The lectures at the church building in Laoag were another highlight in our work on Luzon. The church house has three floors and things were arranged perfectly for the format the brethren had chosen: The ladies met for a class on the first floor; the men, mainly preachers, met on the middle floor; the young people were on the top floor. We got a count of the young people's class; there were around 110 in attendance. We each took turns preaching to the different groups. There were three sessions in the morning and three in the afternoon, so each of us got a bye during either the a.m. or p.m. session. We were all encouraged, once more, by the interest in spiritual things shown by the brethren and, once more, there was a long good bye, but it was not the last good bye there.

Steve Wallace speaking to the young people at Laoag

This writer speaking to the young people at Laoag

The next day and a half all of us once more went in different directions to preach. There were 15 baptisms. About 25 brethren gave us a big wave off at the bus station around noon on April 5th. It was all very heart warming.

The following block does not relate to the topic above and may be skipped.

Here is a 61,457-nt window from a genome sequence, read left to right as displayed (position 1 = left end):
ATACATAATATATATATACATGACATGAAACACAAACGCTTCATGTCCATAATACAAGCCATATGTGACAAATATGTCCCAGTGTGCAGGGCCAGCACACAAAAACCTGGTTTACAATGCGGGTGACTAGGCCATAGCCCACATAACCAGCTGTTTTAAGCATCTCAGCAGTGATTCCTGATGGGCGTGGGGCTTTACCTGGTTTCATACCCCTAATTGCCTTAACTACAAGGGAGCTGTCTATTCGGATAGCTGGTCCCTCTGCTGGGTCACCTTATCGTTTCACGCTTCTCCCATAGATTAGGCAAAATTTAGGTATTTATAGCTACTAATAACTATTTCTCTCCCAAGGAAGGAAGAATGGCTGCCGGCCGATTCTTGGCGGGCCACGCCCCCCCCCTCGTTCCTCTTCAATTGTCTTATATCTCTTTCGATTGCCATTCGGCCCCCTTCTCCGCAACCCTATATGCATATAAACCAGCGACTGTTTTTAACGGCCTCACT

Mat Sibayan, Sr., has labored for many years in this area and had good influence for the Lord's cause. It was a blessing to meet him and the many other preachers we met there.

A 12 hour bus ride brought us back to Manila around 1 a.m. on April 6. Later that day, Don flew home to the U.S. and the rest of us caught a flight to northern Leyte. It was touching to have a good number of brethren from Leyte meet our plane, even though we were not scheduled to preach on that island. They had made a large banner and fastened it to side of the bus in which they were riding, welcoming us by name to their island! From the airport a van brought us to William Lagan's house in San Joquine, Samar. My wife and I have supported brother Lagan in his work for a number of years and it was good to finally meet him face to face. He has only recently moved to Samar and that island has not received the attention that other Philippine islands have received in the past. Hence, the work there is still small. We held lectures there Saturday, Sunday afternoon and Monday. A total of seven were baptized and several preachers from Leyte were in attendance, which is over six hours away by bus. Brother and sister Lagan took good care of us. It was very pleasant to visit in their home.

We left Samar for Manila on Tuesday, April 10, where we spent the night. The next day we were picked up by Lordy Salunga and taken to Angeles City, near Clark AFB, where we held lectures the next day. That evening, after the lecture session was over, Ben Crews brought me back to Manila from where I flew home the next day (4/13).

It was great to work with Ron, Don and David. Likewise, it was great to work in a place with such obvious interest in the Gospel among such supportive, encouraging brethren. My hope is that I can one day return to work in the Philippines again.